Ask About Business Ratios -- Part One
I've heard that calculating "business ratios" from my financial statements would be helpful in running my store. What I haven't heard is why. Can you enlighten me?
Just as a baseball coach looks to batting averages and ERAs to help him manage his players into a winning team, you can look to the numbers in your business to help you manage your resources into a successful operation.
And as in baseball, business has dozens of varieties of "stats" that are used as decision-making management tools—and for most businesses, there are four major groups of statistics that are most commonly used. These four categories are (1) liquidity ratios, (2) efficiency ratios, (3) profitability ratios, and (4) solvency ratios.
Liquidity ratios are used to determine how quickly a business can generate cash. Lenders love these ratios as they measure your ability to pay them back (or not, as the case may be.) Liquidity ratios are sometimes called "working capital" ratios, since that's what they actually measure. There are two basic liquidity ratios—the current ratio and the quick ratio.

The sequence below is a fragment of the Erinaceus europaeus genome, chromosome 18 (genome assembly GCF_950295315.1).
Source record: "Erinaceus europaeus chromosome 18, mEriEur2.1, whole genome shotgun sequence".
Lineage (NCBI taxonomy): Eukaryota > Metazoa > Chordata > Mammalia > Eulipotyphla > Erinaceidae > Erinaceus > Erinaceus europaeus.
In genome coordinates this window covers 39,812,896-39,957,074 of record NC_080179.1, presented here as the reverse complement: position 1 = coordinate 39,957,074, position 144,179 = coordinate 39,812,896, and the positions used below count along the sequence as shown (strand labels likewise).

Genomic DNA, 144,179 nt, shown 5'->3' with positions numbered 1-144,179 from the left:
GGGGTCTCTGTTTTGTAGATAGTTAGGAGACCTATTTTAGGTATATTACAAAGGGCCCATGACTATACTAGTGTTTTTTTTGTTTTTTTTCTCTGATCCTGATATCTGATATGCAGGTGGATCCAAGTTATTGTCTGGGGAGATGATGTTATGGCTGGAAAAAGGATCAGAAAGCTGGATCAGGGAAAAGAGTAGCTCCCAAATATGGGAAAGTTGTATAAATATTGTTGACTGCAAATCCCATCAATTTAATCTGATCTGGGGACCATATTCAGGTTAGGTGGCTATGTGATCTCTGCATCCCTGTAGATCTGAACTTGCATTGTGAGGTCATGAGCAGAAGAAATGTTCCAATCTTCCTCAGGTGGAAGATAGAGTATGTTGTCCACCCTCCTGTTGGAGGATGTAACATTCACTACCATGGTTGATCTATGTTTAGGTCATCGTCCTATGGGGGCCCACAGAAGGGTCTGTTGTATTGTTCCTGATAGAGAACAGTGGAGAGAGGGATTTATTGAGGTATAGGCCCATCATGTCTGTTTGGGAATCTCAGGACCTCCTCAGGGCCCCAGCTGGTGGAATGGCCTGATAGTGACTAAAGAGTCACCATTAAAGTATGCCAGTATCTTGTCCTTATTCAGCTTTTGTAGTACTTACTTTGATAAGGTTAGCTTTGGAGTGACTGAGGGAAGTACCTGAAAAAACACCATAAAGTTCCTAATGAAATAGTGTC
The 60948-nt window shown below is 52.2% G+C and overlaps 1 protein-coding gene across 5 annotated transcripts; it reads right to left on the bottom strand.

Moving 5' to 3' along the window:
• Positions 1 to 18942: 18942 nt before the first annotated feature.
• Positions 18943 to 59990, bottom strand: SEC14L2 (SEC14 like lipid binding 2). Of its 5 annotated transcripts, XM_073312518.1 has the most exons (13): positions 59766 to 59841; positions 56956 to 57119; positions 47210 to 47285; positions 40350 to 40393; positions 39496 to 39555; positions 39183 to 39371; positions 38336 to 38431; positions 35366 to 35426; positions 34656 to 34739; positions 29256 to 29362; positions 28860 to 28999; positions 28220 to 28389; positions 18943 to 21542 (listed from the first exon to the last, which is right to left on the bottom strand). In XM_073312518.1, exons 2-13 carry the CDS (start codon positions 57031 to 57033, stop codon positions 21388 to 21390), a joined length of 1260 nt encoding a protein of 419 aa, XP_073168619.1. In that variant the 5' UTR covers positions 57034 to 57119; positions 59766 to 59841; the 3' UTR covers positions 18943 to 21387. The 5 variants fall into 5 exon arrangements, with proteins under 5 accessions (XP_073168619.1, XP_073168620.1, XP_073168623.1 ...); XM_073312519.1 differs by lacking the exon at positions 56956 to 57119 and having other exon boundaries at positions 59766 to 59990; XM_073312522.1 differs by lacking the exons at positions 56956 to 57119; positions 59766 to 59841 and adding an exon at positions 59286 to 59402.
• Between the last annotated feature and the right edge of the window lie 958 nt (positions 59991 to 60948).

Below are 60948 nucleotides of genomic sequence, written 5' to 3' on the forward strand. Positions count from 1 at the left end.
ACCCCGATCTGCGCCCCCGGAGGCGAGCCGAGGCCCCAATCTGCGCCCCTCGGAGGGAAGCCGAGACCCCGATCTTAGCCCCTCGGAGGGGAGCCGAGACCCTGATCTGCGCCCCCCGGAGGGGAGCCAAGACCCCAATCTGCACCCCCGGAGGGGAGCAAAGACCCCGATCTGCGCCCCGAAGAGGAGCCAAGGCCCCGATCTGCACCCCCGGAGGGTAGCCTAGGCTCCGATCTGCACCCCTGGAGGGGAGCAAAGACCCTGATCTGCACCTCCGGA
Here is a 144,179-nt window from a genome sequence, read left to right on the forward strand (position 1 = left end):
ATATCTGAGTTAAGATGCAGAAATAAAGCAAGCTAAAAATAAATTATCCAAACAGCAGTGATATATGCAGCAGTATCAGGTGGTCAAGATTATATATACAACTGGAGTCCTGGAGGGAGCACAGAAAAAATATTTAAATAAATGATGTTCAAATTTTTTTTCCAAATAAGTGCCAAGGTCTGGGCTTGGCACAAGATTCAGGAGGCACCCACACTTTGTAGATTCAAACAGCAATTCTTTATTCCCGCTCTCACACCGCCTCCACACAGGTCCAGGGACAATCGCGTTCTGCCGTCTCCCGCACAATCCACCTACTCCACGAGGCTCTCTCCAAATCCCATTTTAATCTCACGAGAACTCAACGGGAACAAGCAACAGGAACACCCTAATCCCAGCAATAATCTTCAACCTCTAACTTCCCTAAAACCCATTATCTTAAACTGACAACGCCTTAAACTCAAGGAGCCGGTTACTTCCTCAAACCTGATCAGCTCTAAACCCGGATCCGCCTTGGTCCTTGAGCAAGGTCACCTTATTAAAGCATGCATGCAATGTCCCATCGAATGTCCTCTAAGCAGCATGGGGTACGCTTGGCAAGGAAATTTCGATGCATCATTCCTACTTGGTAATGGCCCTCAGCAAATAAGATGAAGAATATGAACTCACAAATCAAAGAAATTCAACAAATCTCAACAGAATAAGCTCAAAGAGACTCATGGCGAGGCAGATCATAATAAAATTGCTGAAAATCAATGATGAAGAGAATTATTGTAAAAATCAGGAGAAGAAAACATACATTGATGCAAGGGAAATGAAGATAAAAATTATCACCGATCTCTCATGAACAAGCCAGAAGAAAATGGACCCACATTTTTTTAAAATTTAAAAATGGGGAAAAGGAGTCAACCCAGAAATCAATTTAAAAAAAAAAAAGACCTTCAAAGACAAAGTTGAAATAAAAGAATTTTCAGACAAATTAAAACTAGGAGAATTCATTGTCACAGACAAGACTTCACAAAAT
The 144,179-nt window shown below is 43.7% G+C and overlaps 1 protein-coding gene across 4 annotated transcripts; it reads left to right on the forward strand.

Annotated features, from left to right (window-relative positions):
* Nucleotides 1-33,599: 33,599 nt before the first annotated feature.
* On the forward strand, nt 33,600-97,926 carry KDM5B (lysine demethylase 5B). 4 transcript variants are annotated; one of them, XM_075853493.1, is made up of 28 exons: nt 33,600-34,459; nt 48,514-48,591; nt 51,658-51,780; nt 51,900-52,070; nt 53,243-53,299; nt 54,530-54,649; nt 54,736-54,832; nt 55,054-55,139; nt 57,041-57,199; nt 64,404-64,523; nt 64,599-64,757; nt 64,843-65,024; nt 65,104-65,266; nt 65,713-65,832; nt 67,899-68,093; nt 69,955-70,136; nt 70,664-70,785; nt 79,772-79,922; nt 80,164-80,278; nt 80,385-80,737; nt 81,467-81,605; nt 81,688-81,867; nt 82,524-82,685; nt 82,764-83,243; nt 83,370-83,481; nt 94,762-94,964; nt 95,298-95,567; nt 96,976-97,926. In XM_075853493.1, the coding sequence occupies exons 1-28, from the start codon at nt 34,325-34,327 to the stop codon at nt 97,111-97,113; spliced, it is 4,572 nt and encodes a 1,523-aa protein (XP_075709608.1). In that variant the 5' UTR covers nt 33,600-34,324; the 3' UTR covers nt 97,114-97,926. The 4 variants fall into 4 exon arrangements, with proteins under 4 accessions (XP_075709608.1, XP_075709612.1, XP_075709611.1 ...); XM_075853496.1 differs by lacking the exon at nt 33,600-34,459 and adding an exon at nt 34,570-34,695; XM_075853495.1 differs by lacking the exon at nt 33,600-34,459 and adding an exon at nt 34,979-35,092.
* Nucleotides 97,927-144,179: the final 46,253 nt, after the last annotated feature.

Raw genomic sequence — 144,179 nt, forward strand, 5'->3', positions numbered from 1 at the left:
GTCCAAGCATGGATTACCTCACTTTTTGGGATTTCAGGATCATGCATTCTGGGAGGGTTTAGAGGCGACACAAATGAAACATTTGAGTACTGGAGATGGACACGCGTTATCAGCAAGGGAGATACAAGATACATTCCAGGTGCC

The current ratio measures your short-term solvency by comparing your current assets with your current liabilities. If you have current assets of $2—half in your checking account plus half in inventory—and current liabilities of $1 in accounts payable, your current ratio is 2 to 1 (2:1). . .which is just about perfect as current ratios go. You could pay your bills and still have liquid assets (in this case, cash) on hand.
The quick ratio, sometimes known as the Acid Test, is basically the same as the current ratio, except that it eliminates your "maybe-not-so-quickly-liquidated" current assets from the mix. Your inventory, for example, may take longer to sell off than you have been optimistically estimating. So, if we take our current ratio (above) and remove the inventory, that leaves us with the ingredients for our quick ratio—$1 in cash and $1 in accounts payable, yielding a quick ratio of 1 to 1 (1:1). . .which is also just about perfect as quick ratios go. You could still pay your bills even if the inventory doesn't sell.
In Part Two of About Business Ratios, we'll continue our examination of the remaining three categories of ratios. In the meantime, do some homework and take a look at your own balance sheets and see what your current and quick ratios have been for the past few periods (years, quarters or months.) Remember that there might be some factors distorting your ratios as compared to themselves or to the norms. Over a period of time, inflation (that dirty word we begin to see in the news lately) can wreak havoc with your periodic ratio comparisons. Another distorting factor might be caused by changes in accounting methods. Keep these possible variables in mind if you are doing ratio analysis over a longer period of time.